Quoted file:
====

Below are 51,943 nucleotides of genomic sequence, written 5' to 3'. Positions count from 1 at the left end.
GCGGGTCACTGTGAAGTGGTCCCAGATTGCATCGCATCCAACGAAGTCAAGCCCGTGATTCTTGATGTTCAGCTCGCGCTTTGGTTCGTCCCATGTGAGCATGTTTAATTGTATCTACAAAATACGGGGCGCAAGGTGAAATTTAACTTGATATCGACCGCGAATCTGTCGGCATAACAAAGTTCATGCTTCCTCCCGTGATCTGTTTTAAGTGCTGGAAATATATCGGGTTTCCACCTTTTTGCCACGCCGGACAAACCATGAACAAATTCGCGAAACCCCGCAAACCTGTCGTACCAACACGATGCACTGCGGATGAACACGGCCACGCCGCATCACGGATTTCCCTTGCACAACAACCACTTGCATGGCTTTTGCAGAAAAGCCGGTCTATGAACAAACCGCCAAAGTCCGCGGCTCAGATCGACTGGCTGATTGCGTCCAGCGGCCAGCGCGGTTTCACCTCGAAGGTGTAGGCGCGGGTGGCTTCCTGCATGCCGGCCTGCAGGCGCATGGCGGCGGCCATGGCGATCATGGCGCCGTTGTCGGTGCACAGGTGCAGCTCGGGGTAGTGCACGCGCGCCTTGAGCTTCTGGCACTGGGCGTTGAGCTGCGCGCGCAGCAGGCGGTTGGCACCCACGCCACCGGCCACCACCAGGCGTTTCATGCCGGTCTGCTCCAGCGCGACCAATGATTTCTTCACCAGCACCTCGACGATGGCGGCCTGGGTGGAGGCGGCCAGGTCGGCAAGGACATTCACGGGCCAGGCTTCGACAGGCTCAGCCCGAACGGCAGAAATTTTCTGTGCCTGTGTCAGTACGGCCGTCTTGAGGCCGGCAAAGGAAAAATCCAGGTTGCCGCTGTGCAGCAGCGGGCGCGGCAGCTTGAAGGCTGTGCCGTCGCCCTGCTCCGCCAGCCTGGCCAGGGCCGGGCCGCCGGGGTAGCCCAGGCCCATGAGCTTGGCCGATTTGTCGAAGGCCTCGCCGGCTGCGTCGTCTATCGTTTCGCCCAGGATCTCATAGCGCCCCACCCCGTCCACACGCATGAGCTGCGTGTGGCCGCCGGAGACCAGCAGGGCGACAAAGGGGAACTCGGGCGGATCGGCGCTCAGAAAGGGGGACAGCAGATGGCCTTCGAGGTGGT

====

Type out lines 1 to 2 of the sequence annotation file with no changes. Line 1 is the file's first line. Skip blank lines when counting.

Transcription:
Below are 51,943 nucleotides of genomic sequence, written 5' to 3'. Positions count from 1 at the left end.
GCGGGTCACTGTGAAGTGGTCCCAGATTGCATCGCATCCAACGAAGTCAAGCCCGTGATTCTTGATGTTCAGCTCGCGCTTTGGTTCGTCCCATGTGAGCATGTTTAATTGTATCTACAAAATACGGGGCGCAAGGTGAAATTTAACTTGATATCGACCGCGAATCTGTCGGCATAACAAAGTTCATGCTTCCTCCCGTGATCTGTTTTAAGTGCTGGAAATATATCGGGTTTCCACCTTTTTGCCACGCCGGACAAACCATGAACAAATTCGCGAAACCCCGCAAACCTGTCGTACCAACACGATGCACTGCGGATGAACACGGCCACGCCGCATCACGGATTTCCCTTGCACAACAACCACTTGCATGGCTTTTGCAGAAAAGCCGGTCTATGAACAAACCGCCAAAGTCCGCGGCTCAGATCGACTGGCTGATTGCGTCCAGCGGCCAGCGCGGTTTCACCTCGAAGGTGTAGGCGCGGGTGGCTTCCTGCATGCCGGCCTGCAGGCGCATGGCGGCGGCCATGGCGATCATGGCGCCGTTGTCGGTGCACAGGTGCAGCTCGGGGTAGTGCACGCGCGCCTTGAGCTTCTGGCACTGGGCGTTGAGCTGCGCGCGCAGCAGGCGGTTGGCACCCACGCCACCGGCCACCACCAGGCGTTTCATGCCGGTCTGCTCCAGCGCGACCAATGATTTCTTCACCAGCACCTCGACGATGGCGGCCTGGGTGGAGGCGGCCAGGTCGGCAAGGACATTCACGGGCCAGGCTTCGACAGGCTCAGCCCGAACGGCAGAAATTTTCTGTGCCTGTGTCAGTACGGCCGTCTTGAGGCCGGCAAAGGAAAAATCCAGGTTGCCGCTGTGCAGCAGCGGGCGCGGCAGCTTGAAGGCTGTGCCGTCGCCCTGCTCCGCCAGCCTGGCCAGGGCCGGGCCGCCGGGGTAGCCCAGGCCCATGAGCTTGGCCGATTTGTCGAAGGCCTCGCCGGCTGCGTCGTCTATCGTTTCGCCCAGGATCTCATAGCGCCCCACCCCGTCCACACGCATGAGCTGCGTGTGGCCGCCGGAGACCAGCAGGGCGACAAAGGGGAACTCGGGCGGATCGGCGCTCAGAAAGGGGGACAGCAGATGGCCTTCGAGGTGGT